Questions to Help You Decide on the Best Assisted-Living Facility for Your Loved One

If you have a parent who is no longer as healthy or strong as they used to be, then it may be time to start transitioning your loved one to a type of senior housing or senior care facility. Individuals over the age of 65 make up more than 14% of the population in the United States. This percentage is likely to double by the year 2060, and many different senior care centers have cropped up in response to the increasing aging population. While this is extremely helpful when it comes to housing and caring for the needs of the elderly population, it may be confusing when trying to choose the right type of facility for your loved one. If you are having problems, then there are a few questions you can ask yourself that can help with the choice.

Is Your Parent Mostly Independent?

If your parent is mostly independent but no longer has the ability to take care of maintenance around the exterior or interior of the home, then an independent living facility may be best. These facilities are sometimes referred to as senior apartments, retirement homes, and apartments for people 55+. The apartments are typically privately rented apartments where your parent can retain their complete independence.

However, the facilities typically do offer on-site dining and meal plans for individuals who cannot or do not want to cook for themselves. A variety of apartment sizes are typically available, and the facility will likely offer recreational activities that include outings to local restaurants, theaters, and gaming facilities. Independent living facilities are the cheapest of all senior living options because there are few or no healthcare services offered.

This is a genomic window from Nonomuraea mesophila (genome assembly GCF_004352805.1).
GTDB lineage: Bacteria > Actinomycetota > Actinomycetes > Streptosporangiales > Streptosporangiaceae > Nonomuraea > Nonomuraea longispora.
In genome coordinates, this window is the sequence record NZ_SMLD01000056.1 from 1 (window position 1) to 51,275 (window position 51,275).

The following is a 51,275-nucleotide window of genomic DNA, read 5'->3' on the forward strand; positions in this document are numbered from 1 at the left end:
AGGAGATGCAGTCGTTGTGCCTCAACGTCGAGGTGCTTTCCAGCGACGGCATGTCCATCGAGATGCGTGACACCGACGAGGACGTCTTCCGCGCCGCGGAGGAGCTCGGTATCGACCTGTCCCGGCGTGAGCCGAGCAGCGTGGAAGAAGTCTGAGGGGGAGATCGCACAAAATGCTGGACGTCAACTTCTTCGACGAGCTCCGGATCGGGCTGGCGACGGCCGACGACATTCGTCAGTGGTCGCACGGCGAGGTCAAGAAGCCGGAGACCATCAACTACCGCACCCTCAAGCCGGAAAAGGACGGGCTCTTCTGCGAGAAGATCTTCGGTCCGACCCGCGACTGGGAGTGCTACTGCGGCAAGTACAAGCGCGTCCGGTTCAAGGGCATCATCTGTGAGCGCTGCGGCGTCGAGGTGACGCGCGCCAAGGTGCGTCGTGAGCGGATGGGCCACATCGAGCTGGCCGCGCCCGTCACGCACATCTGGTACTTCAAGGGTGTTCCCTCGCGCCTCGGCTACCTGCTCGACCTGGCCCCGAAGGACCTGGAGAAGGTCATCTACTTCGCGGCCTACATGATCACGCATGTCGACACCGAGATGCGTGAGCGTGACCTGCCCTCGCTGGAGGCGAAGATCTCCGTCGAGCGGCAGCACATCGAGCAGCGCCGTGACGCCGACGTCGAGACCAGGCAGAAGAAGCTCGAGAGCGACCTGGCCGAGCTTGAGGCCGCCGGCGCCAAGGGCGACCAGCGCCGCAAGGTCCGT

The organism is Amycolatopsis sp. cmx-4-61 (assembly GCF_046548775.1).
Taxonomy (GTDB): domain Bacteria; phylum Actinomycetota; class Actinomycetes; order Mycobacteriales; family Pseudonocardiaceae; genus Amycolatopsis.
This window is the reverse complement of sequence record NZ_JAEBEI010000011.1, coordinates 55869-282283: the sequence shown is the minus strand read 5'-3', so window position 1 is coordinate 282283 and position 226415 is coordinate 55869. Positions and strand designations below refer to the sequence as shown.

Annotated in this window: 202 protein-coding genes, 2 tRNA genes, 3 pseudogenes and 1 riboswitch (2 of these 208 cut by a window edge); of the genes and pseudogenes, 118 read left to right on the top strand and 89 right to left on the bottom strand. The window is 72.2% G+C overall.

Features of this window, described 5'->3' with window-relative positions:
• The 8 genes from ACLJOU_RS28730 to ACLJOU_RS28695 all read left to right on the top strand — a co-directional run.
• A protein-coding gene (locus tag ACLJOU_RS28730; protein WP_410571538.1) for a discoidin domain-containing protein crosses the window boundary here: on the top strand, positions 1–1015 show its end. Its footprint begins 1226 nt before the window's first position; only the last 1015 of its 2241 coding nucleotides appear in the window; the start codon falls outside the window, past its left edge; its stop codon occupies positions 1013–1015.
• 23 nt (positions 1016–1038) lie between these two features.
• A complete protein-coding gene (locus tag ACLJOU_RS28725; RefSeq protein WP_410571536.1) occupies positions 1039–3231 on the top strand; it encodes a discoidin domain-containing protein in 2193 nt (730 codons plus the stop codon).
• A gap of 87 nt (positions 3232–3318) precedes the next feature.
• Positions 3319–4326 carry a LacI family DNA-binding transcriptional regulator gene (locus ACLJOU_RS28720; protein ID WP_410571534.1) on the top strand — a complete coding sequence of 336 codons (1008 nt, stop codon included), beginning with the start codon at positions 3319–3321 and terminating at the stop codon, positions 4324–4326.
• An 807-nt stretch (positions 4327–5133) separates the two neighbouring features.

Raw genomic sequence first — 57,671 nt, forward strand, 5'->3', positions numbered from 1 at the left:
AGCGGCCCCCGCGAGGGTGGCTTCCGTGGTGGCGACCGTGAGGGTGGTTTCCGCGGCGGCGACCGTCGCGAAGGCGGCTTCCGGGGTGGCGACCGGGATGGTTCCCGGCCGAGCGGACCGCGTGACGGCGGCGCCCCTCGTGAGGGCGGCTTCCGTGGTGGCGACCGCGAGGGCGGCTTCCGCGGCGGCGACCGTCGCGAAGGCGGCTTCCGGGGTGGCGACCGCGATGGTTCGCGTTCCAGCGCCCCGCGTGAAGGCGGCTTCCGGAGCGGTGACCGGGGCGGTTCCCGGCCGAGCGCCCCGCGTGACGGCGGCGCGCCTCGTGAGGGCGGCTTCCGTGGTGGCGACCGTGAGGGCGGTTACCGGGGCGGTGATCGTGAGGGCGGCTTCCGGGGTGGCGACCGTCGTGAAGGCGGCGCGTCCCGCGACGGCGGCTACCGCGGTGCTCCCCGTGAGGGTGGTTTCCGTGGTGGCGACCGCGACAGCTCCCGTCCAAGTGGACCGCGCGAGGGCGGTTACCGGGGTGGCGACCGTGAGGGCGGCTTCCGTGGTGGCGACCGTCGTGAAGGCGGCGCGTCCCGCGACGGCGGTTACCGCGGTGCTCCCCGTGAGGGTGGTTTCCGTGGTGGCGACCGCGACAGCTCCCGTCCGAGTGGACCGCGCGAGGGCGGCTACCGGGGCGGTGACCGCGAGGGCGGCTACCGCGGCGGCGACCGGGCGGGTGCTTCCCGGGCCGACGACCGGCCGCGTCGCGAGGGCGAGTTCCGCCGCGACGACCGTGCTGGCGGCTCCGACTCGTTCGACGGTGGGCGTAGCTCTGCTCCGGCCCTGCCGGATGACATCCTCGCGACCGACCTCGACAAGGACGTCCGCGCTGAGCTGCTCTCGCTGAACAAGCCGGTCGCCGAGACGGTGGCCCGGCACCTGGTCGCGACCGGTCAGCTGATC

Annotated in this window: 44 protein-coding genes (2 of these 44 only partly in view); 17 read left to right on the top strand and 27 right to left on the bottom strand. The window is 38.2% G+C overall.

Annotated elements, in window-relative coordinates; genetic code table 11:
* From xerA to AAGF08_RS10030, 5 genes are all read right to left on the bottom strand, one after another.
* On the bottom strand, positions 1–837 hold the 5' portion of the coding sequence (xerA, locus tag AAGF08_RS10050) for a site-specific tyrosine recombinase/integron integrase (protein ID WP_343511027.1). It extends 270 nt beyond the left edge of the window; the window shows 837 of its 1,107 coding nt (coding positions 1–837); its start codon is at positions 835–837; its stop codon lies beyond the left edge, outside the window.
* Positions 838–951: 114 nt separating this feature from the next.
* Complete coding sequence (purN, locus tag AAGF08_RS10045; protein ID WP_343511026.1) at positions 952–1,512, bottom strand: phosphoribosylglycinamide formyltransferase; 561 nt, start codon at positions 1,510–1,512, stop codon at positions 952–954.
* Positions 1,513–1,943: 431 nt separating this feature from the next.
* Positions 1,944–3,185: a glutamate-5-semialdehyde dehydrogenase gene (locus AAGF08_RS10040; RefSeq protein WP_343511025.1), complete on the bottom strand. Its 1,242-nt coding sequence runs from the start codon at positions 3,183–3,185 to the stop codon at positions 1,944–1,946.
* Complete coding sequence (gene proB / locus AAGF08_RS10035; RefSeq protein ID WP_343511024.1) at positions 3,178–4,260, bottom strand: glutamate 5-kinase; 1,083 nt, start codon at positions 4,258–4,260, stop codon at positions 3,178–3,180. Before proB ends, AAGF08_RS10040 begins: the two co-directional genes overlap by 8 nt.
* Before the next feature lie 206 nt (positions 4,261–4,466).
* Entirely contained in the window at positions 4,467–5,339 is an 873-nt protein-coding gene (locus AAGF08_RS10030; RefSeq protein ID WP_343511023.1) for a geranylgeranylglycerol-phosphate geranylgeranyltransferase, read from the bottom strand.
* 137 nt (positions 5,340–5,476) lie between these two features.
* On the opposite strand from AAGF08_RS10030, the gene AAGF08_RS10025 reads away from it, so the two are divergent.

Does Your Loved One Have a Medical Condition?

If your loved one has diabetes, heart disease, COPD, or another type of chronic illness, then they may require some medical assistance. In this sense, your parent is not completely independent, but they do not require the services that are offered at a nursing facility. If this is the case, then an assisted-living facility is best. In this type of facility, your loved one will have their own separate living space, like a small apartment. However, individuals like nutritionists, nurses, nursing aides, housekeeping professionals, and other types of staff members will meet with your loved one inside or outside their apartment. 

Living spaces will typically be smaller, with limited kitchen areas for safety reasons. Most assisted-living facilities will offer full dining services that cater to individuals with specific diet restrictions. For example, if your parent has kidney disease, then they will need to follow a low-protein, low-salt, low-phosphorous, and low-potassium diet. A nutritionist will be able to work out a balanced diet for your loved one that can be offered during mealtimes at the cafeteria. If your family member does not feel well enough to make it to the cafeteria, then food trays can typically be brought to the apartment or living space.

Is Dementia a Concern?

A memory care, dementia care, or Alzheimer's facility is going to be your best option if your parent is starting to exhibit signs of dementia. If your loved one has been showing signs of emotional instability, frustration, inappropriate actions, forgetfulness, and general reasoning and problem-solving difficulties, then they may be starting to develop Alzheimer's disease or dementia. If there is a genetic link to dementia in your family, or if you have seen a noticeable decline in the way your parent thinks and acts, then a memory care center may be best for your loved one.

Dementia care facilities typically offer around-the-clock support for all residents. This is especially helpful considering the nighttime difficulties that typically arise when individuals have dementia. This is called sundowning, and it requires patience and careful observation that may not always be provided at other assisted-living facilities. 

Structured activities are often offered to help encourage brain health and to promote a stress-free environment. Security measures are also put into place, like the automatic locking of all exit doors to help reduce wandering issues.